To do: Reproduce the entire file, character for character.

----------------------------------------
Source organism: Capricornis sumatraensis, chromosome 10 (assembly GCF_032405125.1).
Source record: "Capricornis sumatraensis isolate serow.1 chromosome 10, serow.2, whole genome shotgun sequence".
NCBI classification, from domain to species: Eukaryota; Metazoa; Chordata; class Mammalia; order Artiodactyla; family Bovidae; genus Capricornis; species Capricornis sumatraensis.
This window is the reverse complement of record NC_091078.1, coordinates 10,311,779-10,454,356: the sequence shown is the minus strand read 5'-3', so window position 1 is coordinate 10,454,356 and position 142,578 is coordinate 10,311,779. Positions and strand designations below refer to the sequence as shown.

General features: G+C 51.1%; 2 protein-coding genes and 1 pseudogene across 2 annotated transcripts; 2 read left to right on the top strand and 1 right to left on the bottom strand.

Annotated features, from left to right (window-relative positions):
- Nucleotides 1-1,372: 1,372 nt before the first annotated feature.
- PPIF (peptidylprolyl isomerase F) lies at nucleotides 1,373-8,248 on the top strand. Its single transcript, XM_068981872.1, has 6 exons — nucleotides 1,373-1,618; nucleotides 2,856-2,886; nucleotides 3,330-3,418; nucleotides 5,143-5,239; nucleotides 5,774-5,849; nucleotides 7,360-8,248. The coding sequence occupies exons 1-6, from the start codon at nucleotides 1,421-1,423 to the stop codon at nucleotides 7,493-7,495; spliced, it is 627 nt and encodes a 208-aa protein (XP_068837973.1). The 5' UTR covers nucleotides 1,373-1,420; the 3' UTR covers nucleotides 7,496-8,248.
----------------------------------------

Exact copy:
Source organism: Capricornis sumatraensis, chromosome 10 (assembly GCF_032405125.1).
Source record: "Capricornis sumatraensis isolate serow.1 chromosome 10, serow.2, whole genome shotgun sequence".
NCBI classification, from domain to species: Eukaryota; Metazoa; Chordata; class Mammalia; order Artiodactyla; family Bovidae; genus Capricornis; species Capricornis sumatraensis.
This window is the reverse complement of record NC_091078.1, coordinates 10,311,779-10,454,356: the sequence shown is the minus strand read 5'-3', so window position 1 is coordinate 10,454,356 and position 142,578 is coordinate 10,311,779. Positions and strand designations below refer to the sequence as shown.

General features: G+C 51.1%; 2 protein-coding genes and 1 pseudogene across 2 annotated transcripts; 2 read left to right on the top strand and 1 right to left on the bottom strand.

Annotated features, from left to right (window-relative positions):
- Nucleotides 1-1,372: 1,372 nt before the first annotated feature.
- PPIF (peptidylprolyl isomerase F) lies at nucleotides 1,373-8,248 on the top strand. Its single transcript, XM_068981872.1, has 6 exons — nucleotides 1,373-1,618; nucleotides 2,856-2,886; nucleotides 3,330-3,418; nucleotides 5,143-5,239; nucleotides 5,774-5,849; nucleotides 7,360-8,248. The coding sequence occupies exons 1-6, from the start codon at nucleotides 1,421-1,423 to the stop codon at nucleotides 7,493-7,495; spliced, it is 627 nt and encodes a 208-aa protein (XP_068837973.1). The 5' UTR covers nucleotides 1,373-1,420; the 3' UTR covers nucleotides 7,496-8,248.